Troubled in All Sides, Bonny Youths Protest Against NLGN
In what seems to be a season of scrutiny for the Nigerian Liquefied Natural Gas Company, NLNG, by host communities in the Niger Delta as well as the Nigerian lawmakers, the youths of Bonny Kingdom in Rivers State on Monday staged a peaceful protest at the NLNG facility in the community, accusing the company of not living of the expectation in its corporate social responsibility to its host community.
The youths who defy the early morning heavy downpour accused the company of failing to live up to its corporate social responsibility, particularly employment of graduates from the area. And that the host community has not benefited anything from the company since 1996 it began the construction of its base station.
The Bonny Youth Leader, Mr. Christian Ezekiel Hart who led the protest said that they have been denied employment opportunities in the company and that only about 2percent of NLNG employees were Bonny indigenes.
Lamented that indigenes of the area are the people who suffer the health and environmental hazard caused by the company’s operations in the kingdom, said that despite that the community had nothing to show for it.
He further alleged that no Bonny indigene was considered for the 81 employment slots for graduate trainees the company advertised recently.
Also accusing the company of high-handedness, the youth leader said instead of the company addressing the protesting youths, the management of NLNG used police personnel to chase them away.
“Just a few months ago, we got a hint that NLNG was employing 81 graduate trainees, we thought it was a joke so we tried to make inquiries. Later we got the fact that the 81 slots were already filled.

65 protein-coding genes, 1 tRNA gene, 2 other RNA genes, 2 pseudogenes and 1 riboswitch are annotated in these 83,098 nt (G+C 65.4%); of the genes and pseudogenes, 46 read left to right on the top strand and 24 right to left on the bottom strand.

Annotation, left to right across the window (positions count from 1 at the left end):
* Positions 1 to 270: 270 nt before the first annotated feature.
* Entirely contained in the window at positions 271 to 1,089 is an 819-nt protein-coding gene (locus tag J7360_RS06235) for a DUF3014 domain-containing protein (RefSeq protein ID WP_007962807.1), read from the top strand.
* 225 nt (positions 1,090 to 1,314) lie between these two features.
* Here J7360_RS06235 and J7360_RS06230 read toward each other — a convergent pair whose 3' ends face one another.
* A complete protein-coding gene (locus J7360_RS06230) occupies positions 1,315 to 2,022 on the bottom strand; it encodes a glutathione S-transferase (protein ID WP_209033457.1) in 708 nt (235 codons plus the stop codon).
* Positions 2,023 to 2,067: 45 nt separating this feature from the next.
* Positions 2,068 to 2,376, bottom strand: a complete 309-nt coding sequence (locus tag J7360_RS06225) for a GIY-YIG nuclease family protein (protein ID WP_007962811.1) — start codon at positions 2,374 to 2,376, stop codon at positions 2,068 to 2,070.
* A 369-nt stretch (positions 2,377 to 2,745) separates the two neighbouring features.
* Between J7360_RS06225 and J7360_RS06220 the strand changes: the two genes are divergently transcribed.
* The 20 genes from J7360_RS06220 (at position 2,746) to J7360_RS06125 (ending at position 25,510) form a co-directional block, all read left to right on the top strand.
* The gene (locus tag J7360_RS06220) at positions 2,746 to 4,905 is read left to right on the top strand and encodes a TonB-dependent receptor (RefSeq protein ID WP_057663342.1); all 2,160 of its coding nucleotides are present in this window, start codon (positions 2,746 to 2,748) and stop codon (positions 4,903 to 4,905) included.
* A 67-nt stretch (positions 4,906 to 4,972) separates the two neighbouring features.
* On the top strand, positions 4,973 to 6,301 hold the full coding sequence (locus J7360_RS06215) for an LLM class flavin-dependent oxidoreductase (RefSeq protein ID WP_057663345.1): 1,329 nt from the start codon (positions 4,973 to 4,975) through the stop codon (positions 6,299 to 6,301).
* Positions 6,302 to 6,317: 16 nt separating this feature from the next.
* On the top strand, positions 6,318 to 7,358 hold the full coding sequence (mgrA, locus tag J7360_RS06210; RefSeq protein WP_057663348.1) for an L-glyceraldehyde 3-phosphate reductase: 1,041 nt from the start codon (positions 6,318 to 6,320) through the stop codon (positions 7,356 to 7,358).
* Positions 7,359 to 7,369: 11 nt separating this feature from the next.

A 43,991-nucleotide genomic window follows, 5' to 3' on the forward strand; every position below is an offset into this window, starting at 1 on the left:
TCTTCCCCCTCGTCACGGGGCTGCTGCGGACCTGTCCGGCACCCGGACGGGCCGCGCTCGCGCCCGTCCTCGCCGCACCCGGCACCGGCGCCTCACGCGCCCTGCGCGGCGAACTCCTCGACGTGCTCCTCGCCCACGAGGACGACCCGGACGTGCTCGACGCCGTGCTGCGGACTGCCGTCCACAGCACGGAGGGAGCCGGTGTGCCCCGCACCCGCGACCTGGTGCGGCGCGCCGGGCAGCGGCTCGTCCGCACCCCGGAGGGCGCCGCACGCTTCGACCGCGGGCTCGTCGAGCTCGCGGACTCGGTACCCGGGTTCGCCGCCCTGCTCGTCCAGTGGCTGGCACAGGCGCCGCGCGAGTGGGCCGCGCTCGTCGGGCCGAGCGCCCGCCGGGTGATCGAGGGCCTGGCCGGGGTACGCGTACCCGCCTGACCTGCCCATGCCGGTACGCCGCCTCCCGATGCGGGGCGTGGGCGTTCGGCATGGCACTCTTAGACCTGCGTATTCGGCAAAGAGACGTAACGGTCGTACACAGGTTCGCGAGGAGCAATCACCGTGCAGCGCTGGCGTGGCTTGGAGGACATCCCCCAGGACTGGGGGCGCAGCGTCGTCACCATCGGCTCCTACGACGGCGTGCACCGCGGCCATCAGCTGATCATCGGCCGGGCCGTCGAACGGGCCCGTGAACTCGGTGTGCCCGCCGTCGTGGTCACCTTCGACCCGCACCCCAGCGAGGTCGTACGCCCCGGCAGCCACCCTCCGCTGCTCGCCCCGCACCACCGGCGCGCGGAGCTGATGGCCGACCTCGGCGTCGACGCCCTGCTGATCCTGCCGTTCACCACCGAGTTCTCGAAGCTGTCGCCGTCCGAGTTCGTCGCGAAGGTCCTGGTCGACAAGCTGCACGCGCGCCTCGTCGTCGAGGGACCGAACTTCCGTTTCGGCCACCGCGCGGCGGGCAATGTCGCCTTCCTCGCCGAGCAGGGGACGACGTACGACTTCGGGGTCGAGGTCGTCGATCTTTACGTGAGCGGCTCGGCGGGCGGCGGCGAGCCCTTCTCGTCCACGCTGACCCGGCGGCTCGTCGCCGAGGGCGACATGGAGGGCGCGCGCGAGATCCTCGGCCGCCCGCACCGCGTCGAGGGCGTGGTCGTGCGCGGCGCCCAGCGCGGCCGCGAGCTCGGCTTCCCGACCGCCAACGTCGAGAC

“We wrote to the management NLNG to find out why the company would embark on such project without considering Bonny indigenes who are graduates, but the company gave a deaf ear to our concerns.
“So this morning our youths came out in their numbers to protest the injustice, and we are saying that as host a community, we deserve the right to have some slots.”
The Bonny youths who had issued a seven-point demand on the matter, said that the position of the CLO and CSO in NLNG and other multinationals operating in the area must be given to qualified Bonny indigenes.
The youths also demanded that the Bonny indigenes be given a 25 and 40 per slot in the company’s skilled labour cadre and unskilled cadre employment, respectively in NLNG. And that NLNG should establish a standard health care facility in Bonny and a review of graduate trainee scheme to include 25percents of her indigenes.
“It is shame, Nigerians need to see the high level of gas flaring going on in Bonny, the poverty, hunger, and unemployment among youths in Bonny, yet NLNG does not want to meet up its corporate social responsibility. So, we are saying enough is enough. Bonny graduates must be employed.
“For us, we are not asking for too much, what we are asking here is a peanut compared to what NLNG is making out of Bonny and compared to what Bonny youths and Bonny people are suffering here.
“We are saying that as a host community, the security of this kingdom is best managed by people of this kingdom but NLNG decided to give it to non-indigenes and to us it is a slap on our faces. They must listen to us and if they don’t, we will go back to restrategize and then come back with full force.”
As at the time of filing this report, the management of NLNG is yet to respond to the protest as well as the allegation that the company ordered security personnel to chase away the youths of Bonny during the protest.